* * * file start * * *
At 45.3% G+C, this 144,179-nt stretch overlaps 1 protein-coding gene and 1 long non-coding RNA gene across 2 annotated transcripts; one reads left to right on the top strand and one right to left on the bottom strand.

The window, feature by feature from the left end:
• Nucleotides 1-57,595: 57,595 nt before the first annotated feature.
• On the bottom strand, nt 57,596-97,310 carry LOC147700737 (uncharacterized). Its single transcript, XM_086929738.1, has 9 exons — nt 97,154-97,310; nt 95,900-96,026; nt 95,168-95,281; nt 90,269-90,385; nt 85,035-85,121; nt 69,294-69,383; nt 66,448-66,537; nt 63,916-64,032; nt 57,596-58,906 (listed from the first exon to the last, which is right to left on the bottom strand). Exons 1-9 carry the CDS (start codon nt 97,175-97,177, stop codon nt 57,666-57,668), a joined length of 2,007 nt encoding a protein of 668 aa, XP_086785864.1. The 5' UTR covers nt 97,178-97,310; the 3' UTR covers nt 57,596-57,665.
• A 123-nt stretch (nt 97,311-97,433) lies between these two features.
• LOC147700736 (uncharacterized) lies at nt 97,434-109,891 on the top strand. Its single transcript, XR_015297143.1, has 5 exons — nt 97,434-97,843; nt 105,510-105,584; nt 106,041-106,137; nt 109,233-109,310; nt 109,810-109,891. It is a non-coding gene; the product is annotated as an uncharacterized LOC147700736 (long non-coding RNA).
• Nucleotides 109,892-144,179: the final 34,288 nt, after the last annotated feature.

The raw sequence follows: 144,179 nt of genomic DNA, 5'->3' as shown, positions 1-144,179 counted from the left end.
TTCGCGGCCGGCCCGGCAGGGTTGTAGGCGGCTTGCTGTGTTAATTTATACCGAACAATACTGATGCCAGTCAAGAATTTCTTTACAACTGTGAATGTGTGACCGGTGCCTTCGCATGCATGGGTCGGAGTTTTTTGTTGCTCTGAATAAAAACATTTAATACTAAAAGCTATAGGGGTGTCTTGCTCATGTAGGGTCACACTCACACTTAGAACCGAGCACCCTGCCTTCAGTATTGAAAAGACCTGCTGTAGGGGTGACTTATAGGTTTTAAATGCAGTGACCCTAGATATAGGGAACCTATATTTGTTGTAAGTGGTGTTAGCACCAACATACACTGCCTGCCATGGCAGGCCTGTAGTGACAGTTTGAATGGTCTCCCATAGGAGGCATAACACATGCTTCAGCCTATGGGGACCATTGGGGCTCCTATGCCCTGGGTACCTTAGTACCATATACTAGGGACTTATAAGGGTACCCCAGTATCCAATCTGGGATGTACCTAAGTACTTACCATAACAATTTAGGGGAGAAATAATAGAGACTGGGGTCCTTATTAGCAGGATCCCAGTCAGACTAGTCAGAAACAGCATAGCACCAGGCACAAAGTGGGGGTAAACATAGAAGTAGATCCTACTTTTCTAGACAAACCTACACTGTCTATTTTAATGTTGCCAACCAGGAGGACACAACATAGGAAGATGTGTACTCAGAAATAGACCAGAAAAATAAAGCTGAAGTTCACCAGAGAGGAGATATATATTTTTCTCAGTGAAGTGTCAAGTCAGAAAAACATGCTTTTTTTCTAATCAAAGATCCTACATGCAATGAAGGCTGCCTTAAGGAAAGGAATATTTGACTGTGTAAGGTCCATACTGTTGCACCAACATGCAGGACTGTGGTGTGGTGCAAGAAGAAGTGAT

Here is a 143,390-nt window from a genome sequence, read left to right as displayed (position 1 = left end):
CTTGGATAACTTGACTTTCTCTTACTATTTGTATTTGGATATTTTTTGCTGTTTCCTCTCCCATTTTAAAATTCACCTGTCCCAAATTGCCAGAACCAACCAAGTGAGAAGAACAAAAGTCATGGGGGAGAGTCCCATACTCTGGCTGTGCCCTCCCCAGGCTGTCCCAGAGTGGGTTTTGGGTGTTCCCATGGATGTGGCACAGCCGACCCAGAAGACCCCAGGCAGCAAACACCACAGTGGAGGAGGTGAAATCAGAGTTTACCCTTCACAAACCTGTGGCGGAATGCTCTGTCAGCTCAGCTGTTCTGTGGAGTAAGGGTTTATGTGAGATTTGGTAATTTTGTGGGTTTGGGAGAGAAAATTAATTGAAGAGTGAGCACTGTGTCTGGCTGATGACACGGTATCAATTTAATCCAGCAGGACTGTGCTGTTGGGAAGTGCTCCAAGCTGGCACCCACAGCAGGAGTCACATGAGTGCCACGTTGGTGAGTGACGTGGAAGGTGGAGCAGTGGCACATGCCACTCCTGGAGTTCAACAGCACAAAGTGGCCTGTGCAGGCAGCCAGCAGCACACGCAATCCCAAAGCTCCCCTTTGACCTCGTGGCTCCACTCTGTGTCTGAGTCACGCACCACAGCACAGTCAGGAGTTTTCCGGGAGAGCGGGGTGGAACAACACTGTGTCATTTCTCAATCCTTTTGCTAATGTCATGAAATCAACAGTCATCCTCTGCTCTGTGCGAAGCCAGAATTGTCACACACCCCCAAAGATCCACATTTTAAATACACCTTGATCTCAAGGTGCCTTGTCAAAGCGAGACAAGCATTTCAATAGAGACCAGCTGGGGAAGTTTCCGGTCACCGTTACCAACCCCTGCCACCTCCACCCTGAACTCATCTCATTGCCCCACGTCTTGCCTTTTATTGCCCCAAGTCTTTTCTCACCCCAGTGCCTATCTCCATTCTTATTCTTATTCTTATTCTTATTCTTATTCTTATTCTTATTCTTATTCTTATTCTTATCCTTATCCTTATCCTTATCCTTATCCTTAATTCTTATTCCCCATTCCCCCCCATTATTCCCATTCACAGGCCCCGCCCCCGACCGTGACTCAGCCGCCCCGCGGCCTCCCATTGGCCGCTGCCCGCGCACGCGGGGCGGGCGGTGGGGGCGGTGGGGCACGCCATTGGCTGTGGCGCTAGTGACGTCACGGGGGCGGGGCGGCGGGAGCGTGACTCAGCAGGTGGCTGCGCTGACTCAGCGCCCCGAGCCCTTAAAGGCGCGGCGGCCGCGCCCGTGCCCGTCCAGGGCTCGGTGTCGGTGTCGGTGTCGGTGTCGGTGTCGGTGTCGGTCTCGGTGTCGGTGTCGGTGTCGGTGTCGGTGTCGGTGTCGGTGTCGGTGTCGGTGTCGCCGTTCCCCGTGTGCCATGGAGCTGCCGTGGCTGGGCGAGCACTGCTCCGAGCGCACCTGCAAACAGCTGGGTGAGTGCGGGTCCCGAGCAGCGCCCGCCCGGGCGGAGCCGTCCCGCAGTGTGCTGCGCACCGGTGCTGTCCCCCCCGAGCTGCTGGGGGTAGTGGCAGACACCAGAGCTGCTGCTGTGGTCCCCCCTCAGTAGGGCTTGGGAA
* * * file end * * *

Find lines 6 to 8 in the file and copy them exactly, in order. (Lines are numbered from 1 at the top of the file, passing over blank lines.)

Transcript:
• LOC147700736 (uncharacterized) lies at nt 97,434-109,891 on the top strand. Its single transcript, XR_015297143.1, has 5 exons — nt 97,434-97,843; nt 105,510-105,584; nt 106,041-106,137; nt 109,233-109,310; nt 109,810-109,891. It is a non-coding gene; the product is annotated as an uncharacterized LOC147700736 (long non-coding RNA).
• Nucleotides 109,892-144,179: the final 34,288 nt, after the last annotated feature.

The raw sequence follows: 144,179 nt of genomic DNA, 5'->3' as shown, positions 1-144,179 counted from the left end.